Posts Tagged ‘grinding teeth’

Top Causes of Tooth Sensitivity

Thursday, August 8th, 2013

lady-mouth-hurtsIs it painful when you drink really cold beverages or eat ice cream? Tooth sensitivity can arise for a number of reasons, and it can make it difficult to enjoy some of your favorite foods and drinks. From using harsh whitening treatments to having a high amount of dental plaque on the teeth, your tooth sensitivity may not be entirely treatable, but you can take measures to ease the pain. Here are a few of the top reasons why you may have sensitive teeth:

Teeth whitening
If you’ve used at-home teeth whitening products, this could be a major contributor to your sensitive teeth. Are those pearly whites worth the pain? Teeth whiteners penetrate into the tooth to increase blood flow and pressure, which can irritate the nerve ending. Also, tooth whiteners are working to strip away the layer of enamel that is stained. When your tooth has less enamel, your tooth becomes more sensitive.

However, you don’t have to forget about white teeth forever! TheraBreath Dental Professional Whitening Kit promotes a whiter smile without the negative side effects. The combination of dental-office-strength peroxide gel and post-whitening remineralization gel gets the teeth beautiful, shiny and protects against nerve pain. While you might notice some slight sensitivity as well as gum discoloration right after applying, this will go away 24 hours after using it. This product is one of the safest available on the market.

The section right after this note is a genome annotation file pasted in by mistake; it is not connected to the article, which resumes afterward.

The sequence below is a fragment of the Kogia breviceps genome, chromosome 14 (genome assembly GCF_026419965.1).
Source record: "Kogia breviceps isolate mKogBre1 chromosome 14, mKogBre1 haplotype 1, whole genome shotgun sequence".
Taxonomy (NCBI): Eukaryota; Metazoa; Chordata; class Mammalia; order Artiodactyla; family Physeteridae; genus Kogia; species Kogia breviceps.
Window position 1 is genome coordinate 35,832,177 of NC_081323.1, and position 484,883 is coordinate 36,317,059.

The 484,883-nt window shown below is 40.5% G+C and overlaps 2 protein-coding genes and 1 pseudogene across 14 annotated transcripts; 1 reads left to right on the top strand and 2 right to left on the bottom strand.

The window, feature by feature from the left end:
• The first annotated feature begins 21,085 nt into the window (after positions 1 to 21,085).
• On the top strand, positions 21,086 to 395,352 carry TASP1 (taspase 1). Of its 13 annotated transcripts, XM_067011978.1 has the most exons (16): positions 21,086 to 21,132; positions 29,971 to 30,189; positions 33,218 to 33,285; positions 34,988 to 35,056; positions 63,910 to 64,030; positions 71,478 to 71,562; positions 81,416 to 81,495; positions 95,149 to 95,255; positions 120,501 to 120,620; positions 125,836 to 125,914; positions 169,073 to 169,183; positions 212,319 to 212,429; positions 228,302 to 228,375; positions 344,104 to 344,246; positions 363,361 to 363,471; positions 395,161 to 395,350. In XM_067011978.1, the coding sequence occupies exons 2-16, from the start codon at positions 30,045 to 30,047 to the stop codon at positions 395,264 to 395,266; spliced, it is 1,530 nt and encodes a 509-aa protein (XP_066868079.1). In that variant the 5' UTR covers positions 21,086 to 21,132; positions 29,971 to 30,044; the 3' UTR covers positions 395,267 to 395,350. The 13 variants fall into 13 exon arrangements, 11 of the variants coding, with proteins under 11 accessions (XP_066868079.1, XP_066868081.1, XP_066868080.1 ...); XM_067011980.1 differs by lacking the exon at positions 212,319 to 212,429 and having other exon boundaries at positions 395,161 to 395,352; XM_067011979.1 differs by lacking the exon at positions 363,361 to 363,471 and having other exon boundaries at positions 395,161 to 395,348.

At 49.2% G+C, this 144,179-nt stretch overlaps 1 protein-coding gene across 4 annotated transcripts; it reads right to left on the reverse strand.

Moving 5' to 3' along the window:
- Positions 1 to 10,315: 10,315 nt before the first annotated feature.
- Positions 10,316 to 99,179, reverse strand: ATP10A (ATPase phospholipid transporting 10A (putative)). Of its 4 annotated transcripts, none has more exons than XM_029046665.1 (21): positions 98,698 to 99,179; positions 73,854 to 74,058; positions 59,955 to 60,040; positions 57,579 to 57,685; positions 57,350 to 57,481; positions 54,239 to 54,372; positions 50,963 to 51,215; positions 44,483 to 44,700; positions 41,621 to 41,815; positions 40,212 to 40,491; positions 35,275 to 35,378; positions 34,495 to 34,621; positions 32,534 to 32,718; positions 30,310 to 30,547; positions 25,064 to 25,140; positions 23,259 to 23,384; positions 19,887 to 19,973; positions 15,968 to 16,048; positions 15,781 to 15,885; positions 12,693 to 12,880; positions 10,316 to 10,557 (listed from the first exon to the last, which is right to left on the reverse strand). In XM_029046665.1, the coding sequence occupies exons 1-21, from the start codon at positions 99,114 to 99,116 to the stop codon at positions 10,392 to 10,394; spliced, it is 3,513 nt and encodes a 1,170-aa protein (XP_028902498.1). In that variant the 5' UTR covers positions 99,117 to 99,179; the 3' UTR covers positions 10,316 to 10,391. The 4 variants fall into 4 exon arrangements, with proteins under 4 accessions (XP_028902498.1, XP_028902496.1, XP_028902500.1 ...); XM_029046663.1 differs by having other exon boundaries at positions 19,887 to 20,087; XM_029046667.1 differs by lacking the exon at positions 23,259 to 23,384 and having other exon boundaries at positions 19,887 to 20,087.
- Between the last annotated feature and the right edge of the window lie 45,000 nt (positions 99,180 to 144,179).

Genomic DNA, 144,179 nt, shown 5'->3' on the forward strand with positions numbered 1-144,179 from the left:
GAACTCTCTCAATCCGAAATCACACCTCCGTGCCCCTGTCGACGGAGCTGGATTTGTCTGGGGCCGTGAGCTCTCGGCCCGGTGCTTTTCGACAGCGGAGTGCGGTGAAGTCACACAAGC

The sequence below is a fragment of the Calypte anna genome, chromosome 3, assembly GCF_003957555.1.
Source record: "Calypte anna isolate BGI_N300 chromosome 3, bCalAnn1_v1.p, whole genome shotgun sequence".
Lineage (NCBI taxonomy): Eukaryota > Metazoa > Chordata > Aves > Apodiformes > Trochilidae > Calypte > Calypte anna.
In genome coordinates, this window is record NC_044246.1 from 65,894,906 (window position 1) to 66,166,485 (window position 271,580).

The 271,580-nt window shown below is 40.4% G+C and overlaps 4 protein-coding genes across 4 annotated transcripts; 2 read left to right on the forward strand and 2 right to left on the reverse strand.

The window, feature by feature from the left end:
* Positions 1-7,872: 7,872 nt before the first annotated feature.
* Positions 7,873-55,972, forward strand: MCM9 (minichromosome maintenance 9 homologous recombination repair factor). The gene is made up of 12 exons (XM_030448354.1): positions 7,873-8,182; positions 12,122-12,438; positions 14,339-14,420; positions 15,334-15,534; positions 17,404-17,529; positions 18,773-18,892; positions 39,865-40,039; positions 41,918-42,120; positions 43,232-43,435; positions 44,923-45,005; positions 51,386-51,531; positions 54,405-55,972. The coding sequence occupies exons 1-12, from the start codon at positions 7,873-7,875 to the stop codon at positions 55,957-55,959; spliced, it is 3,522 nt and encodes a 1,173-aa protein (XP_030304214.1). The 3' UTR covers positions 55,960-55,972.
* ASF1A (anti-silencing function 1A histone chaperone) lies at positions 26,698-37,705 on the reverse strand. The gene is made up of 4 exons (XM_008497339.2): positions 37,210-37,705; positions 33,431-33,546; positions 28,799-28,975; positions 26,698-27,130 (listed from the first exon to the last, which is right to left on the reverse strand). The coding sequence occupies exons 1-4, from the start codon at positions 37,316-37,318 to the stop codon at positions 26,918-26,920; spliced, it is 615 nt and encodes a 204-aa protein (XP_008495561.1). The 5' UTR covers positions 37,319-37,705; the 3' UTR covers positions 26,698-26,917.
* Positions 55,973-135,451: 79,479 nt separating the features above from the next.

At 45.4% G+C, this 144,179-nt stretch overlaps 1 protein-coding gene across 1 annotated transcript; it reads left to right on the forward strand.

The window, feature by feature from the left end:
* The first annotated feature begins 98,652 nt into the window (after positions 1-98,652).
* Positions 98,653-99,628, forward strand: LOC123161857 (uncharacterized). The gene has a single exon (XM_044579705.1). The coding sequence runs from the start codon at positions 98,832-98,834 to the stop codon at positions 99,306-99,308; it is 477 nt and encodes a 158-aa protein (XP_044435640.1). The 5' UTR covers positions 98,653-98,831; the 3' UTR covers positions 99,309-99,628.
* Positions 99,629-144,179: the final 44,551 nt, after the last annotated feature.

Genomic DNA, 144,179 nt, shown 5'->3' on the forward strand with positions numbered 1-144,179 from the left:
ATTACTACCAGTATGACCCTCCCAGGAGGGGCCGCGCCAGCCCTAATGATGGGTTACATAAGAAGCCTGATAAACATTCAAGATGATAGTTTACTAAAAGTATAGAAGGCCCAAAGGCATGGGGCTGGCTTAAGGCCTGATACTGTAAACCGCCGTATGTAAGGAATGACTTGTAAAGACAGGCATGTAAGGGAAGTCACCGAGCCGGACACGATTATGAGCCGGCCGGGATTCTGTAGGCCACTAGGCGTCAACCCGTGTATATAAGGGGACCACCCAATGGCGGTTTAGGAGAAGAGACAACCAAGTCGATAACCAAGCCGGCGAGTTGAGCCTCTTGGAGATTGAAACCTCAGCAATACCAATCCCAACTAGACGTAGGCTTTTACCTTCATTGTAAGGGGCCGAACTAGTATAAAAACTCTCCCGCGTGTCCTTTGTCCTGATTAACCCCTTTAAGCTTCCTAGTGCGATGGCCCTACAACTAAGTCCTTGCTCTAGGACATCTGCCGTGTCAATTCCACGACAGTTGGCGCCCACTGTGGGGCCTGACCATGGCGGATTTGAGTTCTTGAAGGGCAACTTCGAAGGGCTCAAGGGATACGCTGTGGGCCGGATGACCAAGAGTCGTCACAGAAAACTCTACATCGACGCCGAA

Toothpaste
Additionally, if your toothpaste contains whitener, it can be causing you sensitivity just like traditional teeth whiteners. If you take a look at the paste you are using, it’s likely that it has a gritty texture. While this works to literally scrub away stains, it is also abrasive to enamel. Make sure to stick to toothpaste with natural ingredients, which won’t increase your sensitivity.

(more…)

No Comments Yet »

Tooth Enamel Erosion and Prevention

Friday, January 13th, 2012

The strongest and hardest tissue in the human body is tooth enamel. Two percent of enamel is comprised of organic material—protein, lipids and citrate. The other 98 percent consist of water and the minerals calcium hydroxylapatite and calcium fluorapatite (1). Enamel completely envelops other components of the tooth structure, including the dentin, cementum and dental pulp. Enamel protects teeth against the daily wear of biting and chewing. It enables the teeth to withstand hot and cold temperatures, acid and other chemicals which have an erosive effect on teeth. (1, 2, 3).

Tooth enamel ranges in thickness from 2.5 to 3.0 millimeters. It appears white, but actually has a semi-translucent color. The enamel receives it white appearance from the dentin underneath. Coffee, tea, wine, and cigarette smoking discolors are some of the main reasons for discolored tooth enamel (3).

Causes of Tooth Enamel Erosion

Enamel has a high mineral content, which makes it vulnerable to “demineralization” from ingested foods, which contain starch and sugar.

Sugar

Candy, soft drink, fruit juices, and other sweets leave a large amount of sugar coatings on the oral cavity. Sugar may constitute the single largest contributor to enamel erosion. Bacteria flourish on sugar and generate lactic acid, which eats into the enamel.

(more…)

1 Comment »